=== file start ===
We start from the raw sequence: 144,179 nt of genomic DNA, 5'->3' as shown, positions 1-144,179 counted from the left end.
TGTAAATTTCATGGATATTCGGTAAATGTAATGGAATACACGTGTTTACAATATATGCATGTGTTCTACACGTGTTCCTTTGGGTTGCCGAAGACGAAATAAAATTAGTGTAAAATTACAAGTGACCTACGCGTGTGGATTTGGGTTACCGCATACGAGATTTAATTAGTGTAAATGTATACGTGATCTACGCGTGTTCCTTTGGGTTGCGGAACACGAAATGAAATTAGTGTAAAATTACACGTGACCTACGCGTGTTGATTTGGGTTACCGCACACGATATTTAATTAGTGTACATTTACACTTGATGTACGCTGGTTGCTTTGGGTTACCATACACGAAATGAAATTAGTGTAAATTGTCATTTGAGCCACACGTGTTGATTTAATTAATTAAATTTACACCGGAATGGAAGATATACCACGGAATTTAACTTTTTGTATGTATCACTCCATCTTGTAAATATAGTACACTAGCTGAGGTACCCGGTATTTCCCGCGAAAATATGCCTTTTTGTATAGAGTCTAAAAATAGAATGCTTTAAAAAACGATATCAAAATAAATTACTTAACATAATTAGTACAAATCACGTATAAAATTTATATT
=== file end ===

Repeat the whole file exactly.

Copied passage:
We start from the raw sequence: 144,179 nt of genomic DNA, 5'->3' as shown, positions 1-144,179 counted from the left end.
TGTAAATTTCATGGATATTCGGTAAATGTAATGGAATACACGTGTTTACAATATATGCATGTGTTCTACACGTGTTCCTTTGGGTTGCCGAAGACGAAATAAAATTAGTGTAAAATTACAAGTGACCTACGCGTGTGGATTTGGGTTACCGCATACGAGATTTAATTAGTGTAAATGTATACGTGATCTACGCGTGTTCCTTTGGGTTGCGGAACACGAAATGAAATTAGTGTAAAATTACACGTGACCTACGCGTGTTGATTTGGGTTACCGCACACGATATTTAATTAGTGTACATTTACACTTGATGTACGCTGGTTGCTTTGGGTTACCATACACGAAATGAAATTAGTGTAAATTGTCATTTGAGCCACACGTGTTGATTTAATTAATTAAATTTACACCGGAATGGAAGATATACCACGGAATTTAACTTTTTGTATGTATCACTCCATCTTGTAAATATAGTACACTAGCTGAGGTACCCGGTATTTCCCGCGAAAATATGCCTTTTTGTATAGAGTCTAAAAATAGAATGCTTTAAAAAACGATATCAAAATAAATTACTTAACATAATTAGTACAAATCACGTATAAAATTTATATT